By elder law and estate planning attorney Rick Law. Founder and Managing Partner of the Estate Planning Center at Law Elder Law. West suburban Chicagoland’s senior advocates and legal counsel for families with loved ones who are afraid of losing everything due to the high cost of long term care.
When establishing a case for guardianship, the physician should provide testimony as to the exact diagnosis of the alleged disabled person, including the effect that such a diagnosis has on the respondent’s cognitive functioning.
At trial, if you are the one petitioning to be elected guardian, your counsel should elicit testimony from the physician as to the respondent’s prognosis or the permanency that the diagnosis has on the respondent’s cognitive functioning. This can be very important in early stages of Alzheimer’s disease when the disease may not be so easy to spot to the layperson.
You should have your attorney speak to the physician regarding this issue prior to trial and should already know the answer that the physician will provide.
If the physician concludes that the respondent is only partially incapable of making personal and financial decisions, the physician also must provide testimony as to which types of decisions the respondent can or cannot make. Lay witness testimony can substantiate the physician’s opinion.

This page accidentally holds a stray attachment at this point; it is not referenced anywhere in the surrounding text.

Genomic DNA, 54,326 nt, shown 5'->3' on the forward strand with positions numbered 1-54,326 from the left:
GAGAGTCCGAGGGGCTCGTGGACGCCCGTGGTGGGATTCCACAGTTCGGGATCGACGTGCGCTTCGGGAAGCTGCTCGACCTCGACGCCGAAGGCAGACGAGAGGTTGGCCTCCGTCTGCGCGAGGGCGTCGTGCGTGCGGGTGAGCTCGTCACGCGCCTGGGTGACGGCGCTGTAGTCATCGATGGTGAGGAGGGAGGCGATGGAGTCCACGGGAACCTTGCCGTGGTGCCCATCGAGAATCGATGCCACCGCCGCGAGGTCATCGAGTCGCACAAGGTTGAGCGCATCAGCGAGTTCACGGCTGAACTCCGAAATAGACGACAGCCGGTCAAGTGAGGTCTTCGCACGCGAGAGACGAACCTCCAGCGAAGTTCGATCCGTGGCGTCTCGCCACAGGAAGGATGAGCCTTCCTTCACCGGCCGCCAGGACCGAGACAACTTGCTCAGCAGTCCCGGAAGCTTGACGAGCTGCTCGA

Before stating an opinion as to the respondent’s level of incompetency at trial, physicians should clearly establish and testify;
- as to the date(s) they evaluated the respondent,
- the length of time spent during the evaluation(s),
- whether they reviewed any medical records prior to the evaluation(s),
- whether they relied on the opinions of other medical professionals before formulating their opinion, and the types of questions that were asked of the respondent at the evaluation.
The proposed guardian should also testify as to the proposed care plan for the person with alleged disabilities, the appropriateness of which can then be supported by additional expert testimony of a social worker, care manager, or physician.
If your loved one is in danger of being physically or mentally incapacitated, and you’re afraid of the consequences that may bring, give our office a call today at 800-310-3100. Your first consultation is absolutely free. We’ll let you know what steps you need to take, right now, to protect yourself and your family. Call now.
Rick L. Law, Attorney, Estate Planner for Retirees.
Rick was named the #1 Illinois elder law estate planning attorney by Leading Lawyer Magazine. He has been quoted in the Wall Street Journal, AARP Magazine, TheStreet.com, and numerous newspapers and articles. Rick is the lead attorney for Law Elder Law, LLP, focusing in Estate Planning, Guardianship, and Nursing Home Solutions. His goal is to give retirees an informed edge when it comes to dealing with an uncertain future. Get flexible retirement strategies that work during good times and bad, plus information on how you can save your home and assets from being used to pay for long term care. Call 800-310-3100 for your free consultation now!